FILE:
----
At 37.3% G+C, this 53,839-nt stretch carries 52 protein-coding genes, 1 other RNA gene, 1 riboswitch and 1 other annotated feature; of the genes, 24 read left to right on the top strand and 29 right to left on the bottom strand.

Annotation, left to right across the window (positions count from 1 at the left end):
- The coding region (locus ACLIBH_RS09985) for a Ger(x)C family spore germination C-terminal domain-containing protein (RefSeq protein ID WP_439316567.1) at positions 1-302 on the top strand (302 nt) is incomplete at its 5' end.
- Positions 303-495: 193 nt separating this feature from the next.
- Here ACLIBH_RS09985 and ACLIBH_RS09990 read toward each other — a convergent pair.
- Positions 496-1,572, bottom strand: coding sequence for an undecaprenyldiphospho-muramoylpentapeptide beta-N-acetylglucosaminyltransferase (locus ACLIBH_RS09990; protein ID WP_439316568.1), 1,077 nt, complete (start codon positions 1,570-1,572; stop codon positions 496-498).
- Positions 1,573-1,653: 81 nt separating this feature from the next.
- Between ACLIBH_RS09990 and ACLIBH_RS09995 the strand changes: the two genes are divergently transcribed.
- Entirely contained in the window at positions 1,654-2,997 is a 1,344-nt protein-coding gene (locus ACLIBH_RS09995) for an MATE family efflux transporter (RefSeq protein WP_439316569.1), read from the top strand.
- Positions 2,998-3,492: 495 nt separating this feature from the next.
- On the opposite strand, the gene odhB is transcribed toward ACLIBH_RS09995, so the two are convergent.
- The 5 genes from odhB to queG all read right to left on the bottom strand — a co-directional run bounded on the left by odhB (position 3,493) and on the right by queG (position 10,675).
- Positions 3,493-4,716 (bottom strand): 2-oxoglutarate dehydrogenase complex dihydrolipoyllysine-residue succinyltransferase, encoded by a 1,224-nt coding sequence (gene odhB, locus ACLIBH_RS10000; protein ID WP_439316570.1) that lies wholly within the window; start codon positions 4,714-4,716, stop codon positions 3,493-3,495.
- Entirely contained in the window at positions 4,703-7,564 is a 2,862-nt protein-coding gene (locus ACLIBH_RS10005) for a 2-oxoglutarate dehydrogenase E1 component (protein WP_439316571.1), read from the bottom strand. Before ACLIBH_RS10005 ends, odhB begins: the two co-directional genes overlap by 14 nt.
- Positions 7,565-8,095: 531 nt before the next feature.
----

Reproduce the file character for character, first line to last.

At 37.3% G+C, this 53,839-nt stretch carries 52 protein-coding genes, 1 other RNA gene, 1 riboswitch and 1 other annotated feature; of the genes, 24 read left to right on the top strand and 29 right to left on the bottom strand.

Annotation, left to right across the window (positions count from 1 at the left end):
- The coding region (locus ACLIBH_RS09985) for a Ger(x)C family spore germination C-terminal domain-containing protein (RefSeq protein ID WP_439316567.1) at positions 1-302 on the top strand (302 nt) is incomplete at its 5' end.
- Positions 303-495: 193 nt separating this feature from the next.
- Here ACLIBH_RS09985 and ACLIBH_RS09990 read toward each other — a convergent pair.
- Positions 496-1,572, bottom strand: coding sequence for an undecaprenyldiphospho-muramoylpentapeptide beta-N-acetylglucosaminyltransferase (locus ACLIBH_RS09990; protein ID WP_439316568.1), 1,077 nt, complete (start codon positions 1,570-1,572; stop codon positions 496-498).
- Positions 1,573-1,653: 81 nt separating this feature from the next.
- Between ACLIBH_RS09990 and ACLIBH_RS09995 the strand changes: the two genes are divergently transcribed.
- Entirely contained in the window at positions 1,654-2,997 is a 1,344-nt protein-coding gene (locus ACLIBH_RS09995) for an MATE family efflux transporter (RefSeq protein WP_439316569.1), read from the top strand.
- Positions 2,998-3,492: 495 nt separating this feature from the next.
- On the opposite strand, the gene odhB is transcribed toward ACLIBH_RS09995, so the two are convergent.
- The 5 genes from odhB to queG all read right to left on the bottom strand — a co-directional run bounded on the left by odhB (position 3,493) and on the right by queG (position 10,675).
- Positions 3,493-4,716 (bottom strand): 2-oxoglutarate dehydrogenase complex dihydrolipoyllysine-residue succinyltransferase, encoded by a 1,224-nt coding sequence (gene odhB, locus ACLIBH_RS10000; protein ID WP_439316570.1) that lies wholly within the window; start codon positions 4,714-4,716, stop codon positions 3,493-3,495.
- Entirely contained in the window at positions 4,703-7,564 is a 2,862-nt protein-coding gene (locus ACLIBH_RS10005) for a 2-oxoglutarate dehydrogenase E1 component (protein WP_439316571.1), read from the bottom strand. Before ACLIBH_RS10005 ends, odhB begins: the two co-directional genes overlap by 14 nt.
- Positions 7,565-8,095: 531 nt before the next feature.